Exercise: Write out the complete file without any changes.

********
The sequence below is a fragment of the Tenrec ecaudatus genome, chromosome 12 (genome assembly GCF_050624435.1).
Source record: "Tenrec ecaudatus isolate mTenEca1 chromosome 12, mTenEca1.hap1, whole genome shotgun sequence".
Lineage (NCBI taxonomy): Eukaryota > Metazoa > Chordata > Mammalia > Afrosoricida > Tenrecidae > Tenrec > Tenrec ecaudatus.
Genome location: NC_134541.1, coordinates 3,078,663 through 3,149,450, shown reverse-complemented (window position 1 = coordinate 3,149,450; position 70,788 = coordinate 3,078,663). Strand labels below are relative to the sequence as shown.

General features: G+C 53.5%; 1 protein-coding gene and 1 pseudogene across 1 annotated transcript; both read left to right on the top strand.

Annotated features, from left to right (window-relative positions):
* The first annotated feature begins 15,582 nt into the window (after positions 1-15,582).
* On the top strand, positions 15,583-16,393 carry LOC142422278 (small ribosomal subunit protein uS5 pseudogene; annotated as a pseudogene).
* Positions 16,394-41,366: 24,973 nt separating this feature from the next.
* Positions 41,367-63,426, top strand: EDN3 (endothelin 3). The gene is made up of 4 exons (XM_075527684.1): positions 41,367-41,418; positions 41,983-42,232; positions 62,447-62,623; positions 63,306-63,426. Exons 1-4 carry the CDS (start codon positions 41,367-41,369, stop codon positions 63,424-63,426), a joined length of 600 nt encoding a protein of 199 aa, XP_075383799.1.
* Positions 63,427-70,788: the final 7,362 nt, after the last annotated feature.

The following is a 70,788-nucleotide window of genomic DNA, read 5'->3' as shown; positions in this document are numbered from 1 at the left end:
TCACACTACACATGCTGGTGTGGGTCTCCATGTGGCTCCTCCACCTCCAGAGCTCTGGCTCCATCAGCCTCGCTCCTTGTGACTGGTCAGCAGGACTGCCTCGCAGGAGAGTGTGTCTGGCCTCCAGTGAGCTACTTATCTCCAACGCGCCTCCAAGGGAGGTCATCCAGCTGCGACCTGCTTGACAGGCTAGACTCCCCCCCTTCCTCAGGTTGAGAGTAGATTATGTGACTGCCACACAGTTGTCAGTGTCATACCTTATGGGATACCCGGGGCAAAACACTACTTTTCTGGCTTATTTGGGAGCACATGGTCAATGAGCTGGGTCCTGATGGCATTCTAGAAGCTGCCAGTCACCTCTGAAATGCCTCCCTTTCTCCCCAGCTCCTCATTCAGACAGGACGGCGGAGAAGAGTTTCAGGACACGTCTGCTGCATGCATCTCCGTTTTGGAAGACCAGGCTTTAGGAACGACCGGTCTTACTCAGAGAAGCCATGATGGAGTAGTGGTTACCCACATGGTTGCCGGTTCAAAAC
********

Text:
The sequence below is a fragment of the Tenrec ecaudatus genome, chromosome 12 (genome assembly GCF_050624435.1).
Source record: "Tenrec ecaudatus isolate mTenEca1 chromosome 12, mTenEca1.hap1, whole genome shotgun sequence".
Lineage (NCBI taxonomy): Eukaryota > Metazoa > Chordata > Mammalia > Afrosoricida > Tenrecidae > Tenrec > Tenrec ecaudatus.
Genome location: NC_134541.1, coordinates 3,078,663 through 3,149,450, shown reverse-complemented (window position 1 = coordinate 3,149,450; position 70,788 = coordinate 3,078,663). Strand labels below are relative to the sequence as shown.

General features: G+C 53.5%; 1 protein-coding gene and 1 pseudogene across 1 annotated transcript; both read left to right on the top strand.

Annotated features, from left to right (window-relative positions):
* The first annotated feature begins 15,582 nt into the window (after positions 1-15,582).
* On the top strand, positions 15,583-16,393 carry LOC142422278 (small ribosomal subunit protein uS5 pseudogene; annotated as a pseudogene).
* Positions 16,394-41,366: 24,973 nt separating this feature from the next.
* Positions 41,367-63,426, top strand: EDN3 (endothelin 3). The gene is made up of 4 exons (XM_075527684.1): positions 41,367-41,418; positions 41,983-42,232; positions 62,447-62,623; positions 63,306-63,426. Exons 1-4 carry the CDS (start codon positions 41,367-41,369, stop codon positions 63,424-63,426), a joined length of 600 nt encoding a protein of 199 aa, XP_075383799.1.
* Positions 63,427-70,788: the final 7,362 nt, after the last annotated feature.

The following is a 70,788-nucleotide window of genomic DNA, read 5'->3' as shown; positions in this document are numbered from 1 at the left end:
TCACACTACACATGCTGGTGTGGGTCTCCATGTGGCTCCTCCACCTCCAGAGCTCTGGCTCCATCAGCCTCGCTCCTTGTGACTGGTCAGCAGGACTGCCTCGCAGGAGAGTGTGTCTGGCCTCCAGTGAGCTACTTATCTCCAACGCGCCTCCAAGGGAGGTCATCCAGCTGCGACCTGCTTGACAGGCTAGACTCCCCCCCTTCCTCAGGTTGAGAGTAGATTATGTGACTGCCACACAGTTGTCAGTGTCATACCTTATGGGATACCCGGGGCAAAACACTACTTTTCTGGCTTATTTGGGAGCACATGGTCAATGAGCTGGGTCCTGATGGCATTCTAGAAGCTGCCAGTCACCTCTGAAATGCCTCCCTTTCTCCCCAGCTCCTCATTCAGACAGGACGGCGGAGAAGAGTTTCAGGACACGTCTGCTGCATGCATCTCCGTTTTGGAAGACCAGGCTTTAGGAACGACCGGTCTTACTCAGAGAAGCCATGATGGAGTAGTGGTTACCCACATGGTTGCCGGTTCAAAAC